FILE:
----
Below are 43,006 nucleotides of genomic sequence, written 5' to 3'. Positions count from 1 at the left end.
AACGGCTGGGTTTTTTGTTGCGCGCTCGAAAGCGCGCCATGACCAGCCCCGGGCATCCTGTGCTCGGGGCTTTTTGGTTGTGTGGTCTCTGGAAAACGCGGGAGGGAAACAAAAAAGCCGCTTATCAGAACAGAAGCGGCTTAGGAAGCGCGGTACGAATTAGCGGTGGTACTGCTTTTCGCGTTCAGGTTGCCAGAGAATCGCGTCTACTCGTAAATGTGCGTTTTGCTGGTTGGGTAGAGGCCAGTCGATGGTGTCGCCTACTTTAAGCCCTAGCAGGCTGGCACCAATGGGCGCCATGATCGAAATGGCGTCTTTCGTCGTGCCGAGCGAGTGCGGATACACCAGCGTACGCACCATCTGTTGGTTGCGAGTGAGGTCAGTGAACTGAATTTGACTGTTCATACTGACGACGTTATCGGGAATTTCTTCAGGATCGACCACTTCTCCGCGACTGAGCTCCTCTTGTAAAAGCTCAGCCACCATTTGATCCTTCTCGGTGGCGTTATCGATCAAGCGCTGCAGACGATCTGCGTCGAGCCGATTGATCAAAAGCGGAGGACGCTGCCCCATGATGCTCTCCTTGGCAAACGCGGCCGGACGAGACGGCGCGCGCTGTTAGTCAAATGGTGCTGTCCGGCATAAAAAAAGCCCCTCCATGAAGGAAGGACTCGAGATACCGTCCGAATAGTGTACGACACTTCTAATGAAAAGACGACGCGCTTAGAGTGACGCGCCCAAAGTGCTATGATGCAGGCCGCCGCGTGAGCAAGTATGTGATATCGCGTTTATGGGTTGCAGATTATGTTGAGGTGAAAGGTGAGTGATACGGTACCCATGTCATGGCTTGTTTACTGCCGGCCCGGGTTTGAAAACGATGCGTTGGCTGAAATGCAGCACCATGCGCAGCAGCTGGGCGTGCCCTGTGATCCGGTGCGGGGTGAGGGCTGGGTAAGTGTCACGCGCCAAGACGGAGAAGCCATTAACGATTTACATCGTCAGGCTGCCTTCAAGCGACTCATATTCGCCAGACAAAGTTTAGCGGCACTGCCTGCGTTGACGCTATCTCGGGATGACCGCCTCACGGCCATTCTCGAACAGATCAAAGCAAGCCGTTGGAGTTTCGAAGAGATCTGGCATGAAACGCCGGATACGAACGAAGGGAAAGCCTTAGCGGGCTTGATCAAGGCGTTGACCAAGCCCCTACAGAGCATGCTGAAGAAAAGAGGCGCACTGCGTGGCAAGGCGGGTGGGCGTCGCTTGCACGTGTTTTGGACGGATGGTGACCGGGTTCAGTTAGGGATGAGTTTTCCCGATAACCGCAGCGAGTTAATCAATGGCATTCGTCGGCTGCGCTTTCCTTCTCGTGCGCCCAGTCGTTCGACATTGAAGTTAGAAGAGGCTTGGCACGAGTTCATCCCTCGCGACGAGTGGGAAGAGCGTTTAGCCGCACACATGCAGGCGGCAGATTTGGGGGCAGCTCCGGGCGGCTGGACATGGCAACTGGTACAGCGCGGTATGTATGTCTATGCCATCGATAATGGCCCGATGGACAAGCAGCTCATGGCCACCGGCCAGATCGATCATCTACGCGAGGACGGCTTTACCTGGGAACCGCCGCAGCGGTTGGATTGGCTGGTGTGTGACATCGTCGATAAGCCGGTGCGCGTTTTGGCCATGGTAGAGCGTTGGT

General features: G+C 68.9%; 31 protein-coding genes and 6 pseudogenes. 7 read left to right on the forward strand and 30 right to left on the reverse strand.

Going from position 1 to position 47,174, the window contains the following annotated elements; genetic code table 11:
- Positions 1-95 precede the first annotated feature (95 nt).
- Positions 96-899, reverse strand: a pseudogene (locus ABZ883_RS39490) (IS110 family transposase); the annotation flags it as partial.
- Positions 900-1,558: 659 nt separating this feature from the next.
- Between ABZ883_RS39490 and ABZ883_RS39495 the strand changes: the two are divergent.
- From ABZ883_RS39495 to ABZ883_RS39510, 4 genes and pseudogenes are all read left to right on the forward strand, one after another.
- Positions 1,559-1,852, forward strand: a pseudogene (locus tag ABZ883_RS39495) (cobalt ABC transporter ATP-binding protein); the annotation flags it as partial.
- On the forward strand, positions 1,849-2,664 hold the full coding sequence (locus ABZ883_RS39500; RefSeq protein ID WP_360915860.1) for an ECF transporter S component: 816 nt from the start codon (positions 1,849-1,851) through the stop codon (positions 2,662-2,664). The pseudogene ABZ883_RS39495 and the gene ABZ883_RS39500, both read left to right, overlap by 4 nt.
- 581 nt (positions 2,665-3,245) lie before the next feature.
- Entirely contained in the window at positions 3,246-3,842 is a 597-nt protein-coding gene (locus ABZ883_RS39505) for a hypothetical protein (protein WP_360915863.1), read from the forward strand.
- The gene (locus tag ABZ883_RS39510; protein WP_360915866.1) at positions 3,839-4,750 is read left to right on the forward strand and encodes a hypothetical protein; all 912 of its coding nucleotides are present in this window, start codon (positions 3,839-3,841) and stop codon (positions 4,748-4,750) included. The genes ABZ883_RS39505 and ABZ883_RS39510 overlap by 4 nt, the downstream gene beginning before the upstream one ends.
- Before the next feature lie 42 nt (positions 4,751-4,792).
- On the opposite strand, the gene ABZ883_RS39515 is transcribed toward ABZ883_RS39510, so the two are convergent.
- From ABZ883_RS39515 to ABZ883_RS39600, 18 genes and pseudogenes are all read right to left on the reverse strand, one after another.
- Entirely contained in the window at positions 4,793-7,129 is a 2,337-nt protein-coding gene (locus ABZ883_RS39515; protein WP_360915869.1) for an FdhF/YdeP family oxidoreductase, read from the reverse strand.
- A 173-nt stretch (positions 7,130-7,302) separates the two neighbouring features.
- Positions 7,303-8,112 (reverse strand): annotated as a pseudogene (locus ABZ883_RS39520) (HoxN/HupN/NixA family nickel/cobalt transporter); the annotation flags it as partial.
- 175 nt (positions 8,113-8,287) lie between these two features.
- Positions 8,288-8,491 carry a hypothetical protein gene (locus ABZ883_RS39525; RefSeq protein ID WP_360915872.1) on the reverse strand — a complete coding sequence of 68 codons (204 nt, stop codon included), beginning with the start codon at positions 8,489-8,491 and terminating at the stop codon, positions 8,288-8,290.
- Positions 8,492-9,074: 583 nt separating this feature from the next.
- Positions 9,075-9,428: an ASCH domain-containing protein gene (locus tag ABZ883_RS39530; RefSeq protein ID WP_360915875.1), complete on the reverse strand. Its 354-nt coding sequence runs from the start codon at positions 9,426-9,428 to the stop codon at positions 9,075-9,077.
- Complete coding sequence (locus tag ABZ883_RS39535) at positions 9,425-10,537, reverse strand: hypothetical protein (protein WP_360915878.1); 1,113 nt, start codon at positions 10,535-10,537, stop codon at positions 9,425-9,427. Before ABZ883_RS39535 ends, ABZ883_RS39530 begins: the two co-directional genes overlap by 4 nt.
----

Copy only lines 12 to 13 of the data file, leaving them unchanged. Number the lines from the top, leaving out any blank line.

- 581 nt (positions 2,665-3,245) lie before the next feature.
- Entirely contained in the window at positions 3,246-3,842 is a 597-nt protein-coding gene (locus ABZ883_RS39505) for a hypothetical protein (protein WP_360915863.1), read from the forward strand.